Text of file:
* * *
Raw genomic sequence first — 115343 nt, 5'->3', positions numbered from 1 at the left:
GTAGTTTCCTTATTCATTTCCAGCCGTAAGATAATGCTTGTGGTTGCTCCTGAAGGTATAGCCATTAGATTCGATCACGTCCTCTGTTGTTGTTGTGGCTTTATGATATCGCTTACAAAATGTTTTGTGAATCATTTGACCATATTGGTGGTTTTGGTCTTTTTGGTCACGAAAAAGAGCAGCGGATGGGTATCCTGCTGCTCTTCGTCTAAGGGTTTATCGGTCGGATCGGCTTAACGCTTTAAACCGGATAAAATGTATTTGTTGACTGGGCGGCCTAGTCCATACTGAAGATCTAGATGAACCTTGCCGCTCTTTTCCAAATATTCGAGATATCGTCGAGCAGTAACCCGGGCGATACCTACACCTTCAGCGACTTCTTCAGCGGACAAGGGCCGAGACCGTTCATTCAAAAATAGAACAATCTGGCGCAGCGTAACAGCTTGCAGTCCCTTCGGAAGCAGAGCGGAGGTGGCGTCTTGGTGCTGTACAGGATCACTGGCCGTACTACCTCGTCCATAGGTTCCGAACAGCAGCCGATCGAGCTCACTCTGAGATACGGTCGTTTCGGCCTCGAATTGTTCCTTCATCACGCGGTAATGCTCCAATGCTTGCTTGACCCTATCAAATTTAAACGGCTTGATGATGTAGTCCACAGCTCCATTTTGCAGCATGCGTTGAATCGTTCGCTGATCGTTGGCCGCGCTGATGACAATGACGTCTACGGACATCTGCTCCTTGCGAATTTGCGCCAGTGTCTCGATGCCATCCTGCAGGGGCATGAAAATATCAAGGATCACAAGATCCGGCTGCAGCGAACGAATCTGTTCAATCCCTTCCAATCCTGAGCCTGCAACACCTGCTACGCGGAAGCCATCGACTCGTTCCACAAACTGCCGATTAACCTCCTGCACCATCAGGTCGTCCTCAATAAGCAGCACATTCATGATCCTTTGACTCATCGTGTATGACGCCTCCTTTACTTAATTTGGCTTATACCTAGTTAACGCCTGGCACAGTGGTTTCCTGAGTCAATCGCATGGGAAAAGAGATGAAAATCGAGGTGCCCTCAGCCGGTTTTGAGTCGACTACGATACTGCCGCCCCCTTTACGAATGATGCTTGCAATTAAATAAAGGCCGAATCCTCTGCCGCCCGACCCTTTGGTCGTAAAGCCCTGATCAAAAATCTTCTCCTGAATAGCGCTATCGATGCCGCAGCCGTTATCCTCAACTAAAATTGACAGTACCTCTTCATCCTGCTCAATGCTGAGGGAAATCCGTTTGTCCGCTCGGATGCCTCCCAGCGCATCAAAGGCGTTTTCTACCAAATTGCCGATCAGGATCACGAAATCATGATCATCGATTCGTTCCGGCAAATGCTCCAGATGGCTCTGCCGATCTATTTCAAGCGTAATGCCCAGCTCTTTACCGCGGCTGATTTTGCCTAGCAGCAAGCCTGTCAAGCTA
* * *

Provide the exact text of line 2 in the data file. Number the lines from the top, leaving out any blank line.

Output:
GTAGTTTCCTTATTCATTTCCAGCCGTAAGATAATGCTTGTGGTTGCTCCTGAAGGTATAGCCATTAGATTCGATCACGTCCTCTGTTGTTGTTGTGGCTTTATGATATCGCTTACAAAATGTTTTGTGAATCATTTGACCATATTGGTGGTTTTGGTCTTTTTGGTCACGAAAAAGAGCAGCGGATGGGTATCCTGCTGCTCTTCGTCTAAGGGTTTATCGGTCGGATCGGCTTAACGCTTTAAACCGGATAAAATGTATTTGTTGACTGGGCGGCCTAGTCCATACTGAAGATCTAGATGAACCTTGCCGCTCTTTTCCAAATATTCGAGATATCGTCGAGCAGTAACCCGGGCGATACCTACACCTTCAGCGACTTCTTCAGCGGACAAGGGCCGAGACCGTTCATTCAAAAATAGAACAATCTGGCGCAGCGTAACAGCTTGCAGTCCCTTCGGAAGCAGAGCGGAGGTGGCGTCTTGGTGCTGTACAGGATCACTGGCCGTACTACCTCGTCCATAGGTTCCGAACAGCAGCCGATCGAGCTCACTCTGAGATACGGTCGTTTCGGCCTCGAATTGTTCCTTCATCACGCGGTAATGCTCCAATGCTTGCTTGACCCTATCAAATTTAAACGGCTTGATGATGTAGTCCACAGCTCCATTTTGCAGCATGCGTTGAATCGTTCGCTGATCGTTGGCCGCGCTGATGACAATGACGTCTACGGACATCTGCTCCTTGCGAATTTGCGCCAGTGTCTCGATGCCATCCTGCAGGGGCATGAAAATATCAAGGATCACAAGATCCGGCTGCAGCGAACGAATCTGTTCAATCCCTTCCAATCCTGAGCCTGCAACACCTGCTACGCGGAAGCCATCGACTCGTTCCACAAACTGCCGATTAACCTCCTGCACCATCAGGTCGTCCTCAATAAGCAGCACATTCATGATCCTTTGACTCATCGTGTATGACGCCTCCTTTACTTAATTTGGCTTATACCTAGTTAACGCCTGGCACAGTGGTTTCCTGAGTCAATCGCATGGGAAAAGAGATGAAAATCGAGGTGCCCTCAGCCGGTTTTGAGTCGACTACGATACTGCCGCCCCCTTTACGAATGATGCTTGCAATTAAATAAAGGCCGAATCCTCTGCCGCCCGACCCTTTGGTCGTAAAGCCCTGATCAAAAATCTTCTCCTGAATAGCGCTATCGATGCCGCAGCCGTTATCCTCAACTAAAATTGACAGTACCTCTTCATCCTGCTCAATGCTGAGGGAAATCCGTTTGTCCGCTCGGATGCCTCCCAGCGCATCAAAGGCGTTTTCTACCAAATTGCCGATCAGGATCACGAAATCATGATCATCGATTCGTTCCGGCAAATGCTCCAGATGGCTCTGCCGATCTATTTCAAGCGTAATGCCCAGCTCTTTACCGCGGCTGATTTTGCCTAGCAGCAAGCCTGTCAAGCTA